Last week my post quoted Howard Schultz … the currency of leadership is transparency. The point being that people are looking for open, honest leaders … leaders they can trust because they are consistent in behavior and truthful … leaders who have integrity!
Make no mistake, being a leader with integrity is not an easy ask! You may be asked to make bold and sometimes unpopular decisions (will you seek what is best for the business rather than yourself?)… you may be held accountable when things go wrong (will you accept responsibility, or pass blame?) … you may be asked to say or do things to meet the numbers (are you willing to compromise, even just a little bit?).
This morning I was reading about a virtue that is likely a predecessor to integrity. Aristotle called it the first virtue, because it makes all of the other virtues (like integrity) possible. Leadership takes courage!
I thought this Forbes article titled 10 Traits of Courageous Leaders highlighted the topic nicely. Enjoy.
- Confront reality head-on. Ditch the rose-colored glasses and face the facts about the state of your organization and business. Only by knowing the true current state can you lead your team to a better place.
- Seek feedback and listen. We all have blind spots that impact the way we interact with others. Unfiltered 360-degree feedback is not always easy to hear, but it can breathe new life into your relationships and leadership style if you listen and act.
- Say what needs to be said. Real conversations can be awkward and uncomfortable, especially if conflict is involved. Having crucial conversations helps cut through the smoke and move through issues. This also means having the courage to put your opinions on the table, even if they are unpopular.
- Encourage push-back. Many leaders feel pressure to have all the answers. By encouraging constructive dissent and healthy debate, you reinforce the strength of the team and demonstrate that in the tension of diverse opinions lies a better answer.
- Take action on performance issues. Confronting people issues is hard, which is why so many leaders ignore them until they become a toxic threat to the team or company’s performance. By taking swift action to reassign or exit under-performing employees, you are helping yourself, the team and organization.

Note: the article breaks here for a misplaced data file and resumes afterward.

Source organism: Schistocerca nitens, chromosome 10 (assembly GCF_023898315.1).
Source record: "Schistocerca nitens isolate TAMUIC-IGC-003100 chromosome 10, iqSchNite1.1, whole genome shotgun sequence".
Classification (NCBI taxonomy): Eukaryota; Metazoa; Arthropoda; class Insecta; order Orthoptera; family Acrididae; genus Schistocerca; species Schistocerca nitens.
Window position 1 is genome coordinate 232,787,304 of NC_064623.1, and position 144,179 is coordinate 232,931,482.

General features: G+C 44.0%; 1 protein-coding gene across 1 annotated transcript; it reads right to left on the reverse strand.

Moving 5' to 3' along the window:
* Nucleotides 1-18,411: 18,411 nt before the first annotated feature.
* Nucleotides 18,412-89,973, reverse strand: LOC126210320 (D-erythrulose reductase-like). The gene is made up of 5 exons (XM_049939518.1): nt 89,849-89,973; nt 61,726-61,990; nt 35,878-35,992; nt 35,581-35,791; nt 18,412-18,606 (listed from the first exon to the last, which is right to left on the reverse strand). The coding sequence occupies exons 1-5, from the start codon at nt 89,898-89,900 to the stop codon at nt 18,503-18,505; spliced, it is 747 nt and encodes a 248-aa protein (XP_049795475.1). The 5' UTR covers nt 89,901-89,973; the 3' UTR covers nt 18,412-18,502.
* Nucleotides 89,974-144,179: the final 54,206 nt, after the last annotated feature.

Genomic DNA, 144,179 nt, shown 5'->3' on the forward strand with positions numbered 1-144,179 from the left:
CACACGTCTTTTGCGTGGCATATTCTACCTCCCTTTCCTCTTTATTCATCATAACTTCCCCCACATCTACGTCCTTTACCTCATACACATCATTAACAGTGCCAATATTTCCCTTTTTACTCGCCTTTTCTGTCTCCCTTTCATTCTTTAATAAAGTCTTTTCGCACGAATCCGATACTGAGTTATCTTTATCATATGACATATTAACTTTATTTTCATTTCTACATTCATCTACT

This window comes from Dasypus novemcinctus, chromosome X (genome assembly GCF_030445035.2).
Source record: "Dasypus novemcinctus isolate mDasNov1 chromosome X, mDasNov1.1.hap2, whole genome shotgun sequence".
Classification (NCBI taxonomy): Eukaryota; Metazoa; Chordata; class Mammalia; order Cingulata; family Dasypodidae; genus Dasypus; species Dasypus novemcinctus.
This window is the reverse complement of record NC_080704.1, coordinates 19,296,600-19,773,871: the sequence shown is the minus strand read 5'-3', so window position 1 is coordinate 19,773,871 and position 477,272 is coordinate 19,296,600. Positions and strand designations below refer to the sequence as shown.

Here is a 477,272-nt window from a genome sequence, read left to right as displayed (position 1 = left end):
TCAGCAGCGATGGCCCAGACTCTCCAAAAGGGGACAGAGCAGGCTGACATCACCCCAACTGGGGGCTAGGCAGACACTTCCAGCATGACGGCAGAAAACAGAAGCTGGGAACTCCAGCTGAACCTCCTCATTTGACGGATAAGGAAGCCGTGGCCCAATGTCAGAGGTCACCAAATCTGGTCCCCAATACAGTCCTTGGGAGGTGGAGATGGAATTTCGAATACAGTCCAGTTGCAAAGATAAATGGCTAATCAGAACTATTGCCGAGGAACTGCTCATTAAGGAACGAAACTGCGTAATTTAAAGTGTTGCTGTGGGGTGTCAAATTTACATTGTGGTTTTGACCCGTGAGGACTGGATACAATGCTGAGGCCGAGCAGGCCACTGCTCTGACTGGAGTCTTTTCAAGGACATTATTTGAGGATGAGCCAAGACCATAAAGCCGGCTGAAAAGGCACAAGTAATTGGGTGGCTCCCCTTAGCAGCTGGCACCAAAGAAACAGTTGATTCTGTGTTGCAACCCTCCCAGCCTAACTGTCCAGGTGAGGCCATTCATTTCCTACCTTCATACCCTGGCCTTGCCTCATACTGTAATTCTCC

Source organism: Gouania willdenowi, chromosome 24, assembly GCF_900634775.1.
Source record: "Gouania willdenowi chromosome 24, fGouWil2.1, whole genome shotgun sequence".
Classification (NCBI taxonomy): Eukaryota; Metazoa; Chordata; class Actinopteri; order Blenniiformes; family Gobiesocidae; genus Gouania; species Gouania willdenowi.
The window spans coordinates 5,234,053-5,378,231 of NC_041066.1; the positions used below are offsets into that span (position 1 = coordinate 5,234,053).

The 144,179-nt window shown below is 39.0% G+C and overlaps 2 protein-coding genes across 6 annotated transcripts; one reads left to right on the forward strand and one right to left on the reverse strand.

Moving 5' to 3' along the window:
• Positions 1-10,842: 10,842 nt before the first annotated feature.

- Communicate openly and frequently. Keep the lines of communication open, even when you don’t know all the answers. Courageous leaders refuse to hide behind jargon and wiggle-words – they use straight-talk and are not afraid to say “I don’t know.” They also share information instead of hoarding it.
- Lead change. In fear-based environments, it’s all about protecting the status quo. Envision a better way, a better solution, a better product – and approach it with determination and an open mind, knowing that it will be messy and that a mid-course correction may be necessary. Remember that you need to bring people along the change process for them to truly engage.
- Make decisions and move forward. Especially in environments of fear and intense change, it feels unsafe to commit to a decision and move ahead. Avoid the crutch of ‘analysis paralysis’ and make the decision. Forward movement is always better than being stuck in place.
- Give credit to others. Let go of the need for praise and instead give the credit to those around you. At first it feels scary – will I be rendered irrelevant or unnecessary if my people are doing all the good stuff? Remember that a good leader takes more than their fair share of the blame and less than their fair share of the credit.
- Hold people (and yourself) accountable. Expect people to perform and deliver on their commitments, and have courage to call them out when they don’t follow through. Remember that accountability begins with you – holding yourself responsible for modeling the behaviors you expect of others.